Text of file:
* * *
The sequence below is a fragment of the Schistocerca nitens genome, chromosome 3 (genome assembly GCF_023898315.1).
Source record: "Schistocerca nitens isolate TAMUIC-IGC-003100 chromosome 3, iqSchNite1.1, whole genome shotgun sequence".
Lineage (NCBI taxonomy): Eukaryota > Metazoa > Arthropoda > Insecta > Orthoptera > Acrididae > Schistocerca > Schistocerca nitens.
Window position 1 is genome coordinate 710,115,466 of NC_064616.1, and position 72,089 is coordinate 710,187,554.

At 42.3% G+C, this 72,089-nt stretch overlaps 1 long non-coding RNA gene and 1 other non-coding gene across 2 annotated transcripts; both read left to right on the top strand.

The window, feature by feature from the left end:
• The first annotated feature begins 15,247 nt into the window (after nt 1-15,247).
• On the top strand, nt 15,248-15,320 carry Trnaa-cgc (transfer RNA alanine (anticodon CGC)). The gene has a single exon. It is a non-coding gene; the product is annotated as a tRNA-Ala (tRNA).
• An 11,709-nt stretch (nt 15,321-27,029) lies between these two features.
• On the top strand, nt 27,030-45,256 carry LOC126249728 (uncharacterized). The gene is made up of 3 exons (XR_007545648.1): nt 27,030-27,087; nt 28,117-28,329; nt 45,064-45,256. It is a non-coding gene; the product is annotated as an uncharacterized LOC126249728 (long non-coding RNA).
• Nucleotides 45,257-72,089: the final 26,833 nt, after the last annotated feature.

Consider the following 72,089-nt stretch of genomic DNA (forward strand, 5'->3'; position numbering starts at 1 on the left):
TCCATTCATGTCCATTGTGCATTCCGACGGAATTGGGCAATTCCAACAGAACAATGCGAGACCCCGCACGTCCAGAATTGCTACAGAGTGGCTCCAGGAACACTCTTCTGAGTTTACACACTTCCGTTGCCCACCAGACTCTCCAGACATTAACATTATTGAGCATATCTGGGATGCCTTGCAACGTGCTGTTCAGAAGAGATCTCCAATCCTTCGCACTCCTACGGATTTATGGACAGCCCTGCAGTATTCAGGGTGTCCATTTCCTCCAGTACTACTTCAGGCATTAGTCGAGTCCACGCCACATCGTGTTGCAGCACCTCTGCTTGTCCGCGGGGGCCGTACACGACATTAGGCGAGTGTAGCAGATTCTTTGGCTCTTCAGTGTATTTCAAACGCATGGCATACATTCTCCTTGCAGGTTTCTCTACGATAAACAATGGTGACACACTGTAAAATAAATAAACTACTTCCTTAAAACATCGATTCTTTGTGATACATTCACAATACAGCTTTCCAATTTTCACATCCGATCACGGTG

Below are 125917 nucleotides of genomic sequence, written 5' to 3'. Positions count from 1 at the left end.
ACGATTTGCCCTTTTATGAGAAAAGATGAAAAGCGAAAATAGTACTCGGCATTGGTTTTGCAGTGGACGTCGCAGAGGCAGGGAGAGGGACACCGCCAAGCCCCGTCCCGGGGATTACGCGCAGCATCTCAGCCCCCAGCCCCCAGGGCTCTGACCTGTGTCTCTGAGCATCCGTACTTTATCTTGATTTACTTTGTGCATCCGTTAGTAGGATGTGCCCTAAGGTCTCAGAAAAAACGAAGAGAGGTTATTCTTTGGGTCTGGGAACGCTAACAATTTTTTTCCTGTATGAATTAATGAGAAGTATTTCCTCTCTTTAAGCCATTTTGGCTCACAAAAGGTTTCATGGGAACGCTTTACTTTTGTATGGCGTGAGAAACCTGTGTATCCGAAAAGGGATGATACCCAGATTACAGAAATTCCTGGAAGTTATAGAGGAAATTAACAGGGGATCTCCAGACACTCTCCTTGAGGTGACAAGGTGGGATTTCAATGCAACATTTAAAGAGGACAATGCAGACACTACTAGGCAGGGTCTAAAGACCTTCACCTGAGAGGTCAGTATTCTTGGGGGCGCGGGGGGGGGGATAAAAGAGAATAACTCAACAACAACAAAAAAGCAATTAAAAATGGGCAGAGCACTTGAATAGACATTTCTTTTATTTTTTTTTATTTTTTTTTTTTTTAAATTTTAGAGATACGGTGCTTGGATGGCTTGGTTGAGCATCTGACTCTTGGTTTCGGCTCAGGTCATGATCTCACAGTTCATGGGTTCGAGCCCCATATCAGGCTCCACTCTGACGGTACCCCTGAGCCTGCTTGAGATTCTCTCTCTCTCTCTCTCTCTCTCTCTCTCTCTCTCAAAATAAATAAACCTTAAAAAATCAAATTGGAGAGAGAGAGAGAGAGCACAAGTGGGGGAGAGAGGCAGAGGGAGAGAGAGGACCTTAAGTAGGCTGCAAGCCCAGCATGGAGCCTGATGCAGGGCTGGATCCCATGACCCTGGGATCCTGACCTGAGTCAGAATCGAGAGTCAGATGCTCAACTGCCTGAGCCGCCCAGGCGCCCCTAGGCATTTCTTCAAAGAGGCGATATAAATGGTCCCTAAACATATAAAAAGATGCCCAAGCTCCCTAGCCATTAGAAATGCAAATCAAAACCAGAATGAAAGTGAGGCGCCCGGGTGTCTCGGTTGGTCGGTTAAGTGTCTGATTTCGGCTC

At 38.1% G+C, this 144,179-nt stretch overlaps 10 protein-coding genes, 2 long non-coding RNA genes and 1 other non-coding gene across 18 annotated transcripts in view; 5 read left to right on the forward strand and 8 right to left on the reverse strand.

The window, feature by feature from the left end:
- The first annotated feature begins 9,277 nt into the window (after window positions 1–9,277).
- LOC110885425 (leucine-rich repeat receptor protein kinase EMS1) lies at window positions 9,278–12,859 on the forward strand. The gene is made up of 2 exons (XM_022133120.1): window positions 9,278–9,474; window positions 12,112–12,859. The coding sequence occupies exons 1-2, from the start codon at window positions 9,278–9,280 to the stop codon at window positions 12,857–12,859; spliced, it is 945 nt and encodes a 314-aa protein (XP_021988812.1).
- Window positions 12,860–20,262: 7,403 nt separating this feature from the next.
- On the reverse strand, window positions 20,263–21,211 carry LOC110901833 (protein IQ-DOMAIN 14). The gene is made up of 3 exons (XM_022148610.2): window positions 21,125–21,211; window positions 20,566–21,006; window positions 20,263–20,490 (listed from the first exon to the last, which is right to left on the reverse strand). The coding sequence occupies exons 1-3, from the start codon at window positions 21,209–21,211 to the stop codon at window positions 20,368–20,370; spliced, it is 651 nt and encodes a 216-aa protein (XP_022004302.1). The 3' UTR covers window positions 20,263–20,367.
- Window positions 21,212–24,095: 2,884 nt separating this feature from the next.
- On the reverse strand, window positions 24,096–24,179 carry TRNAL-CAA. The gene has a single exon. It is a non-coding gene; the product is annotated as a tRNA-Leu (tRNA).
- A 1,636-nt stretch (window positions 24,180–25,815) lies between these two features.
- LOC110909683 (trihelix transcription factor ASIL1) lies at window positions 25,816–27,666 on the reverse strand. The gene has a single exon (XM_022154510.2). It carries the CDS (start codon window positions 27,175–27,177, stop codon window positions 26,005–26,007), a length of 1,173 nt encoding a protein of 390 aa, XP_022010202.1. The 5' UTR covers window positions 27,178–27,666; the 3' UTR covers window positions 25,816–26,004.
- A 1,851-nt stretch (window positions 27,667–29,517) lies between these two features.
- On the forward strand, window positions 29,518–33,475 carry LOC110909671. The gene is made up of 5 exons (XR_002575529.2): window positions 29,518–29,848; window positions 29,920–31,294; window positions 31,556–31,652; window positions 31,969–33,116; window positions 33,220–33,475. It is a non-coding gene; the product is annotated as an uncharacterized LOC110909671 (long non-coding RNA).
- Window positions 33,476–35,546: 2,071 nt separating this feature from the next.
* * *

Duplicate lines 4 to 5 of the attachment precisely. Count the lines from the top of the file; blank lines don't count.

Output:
Window position 1 is genome coordinate 710,115,466 of NC_064616.1, and position 72,089 is coordinate 710,187,554.

At 42.3% G+C, this 72,089-nt stretch overlaps 1 long non-coding RNA gene and 1 other non-coding gene across 2 annotated transcripts; both read left to right on the top strand.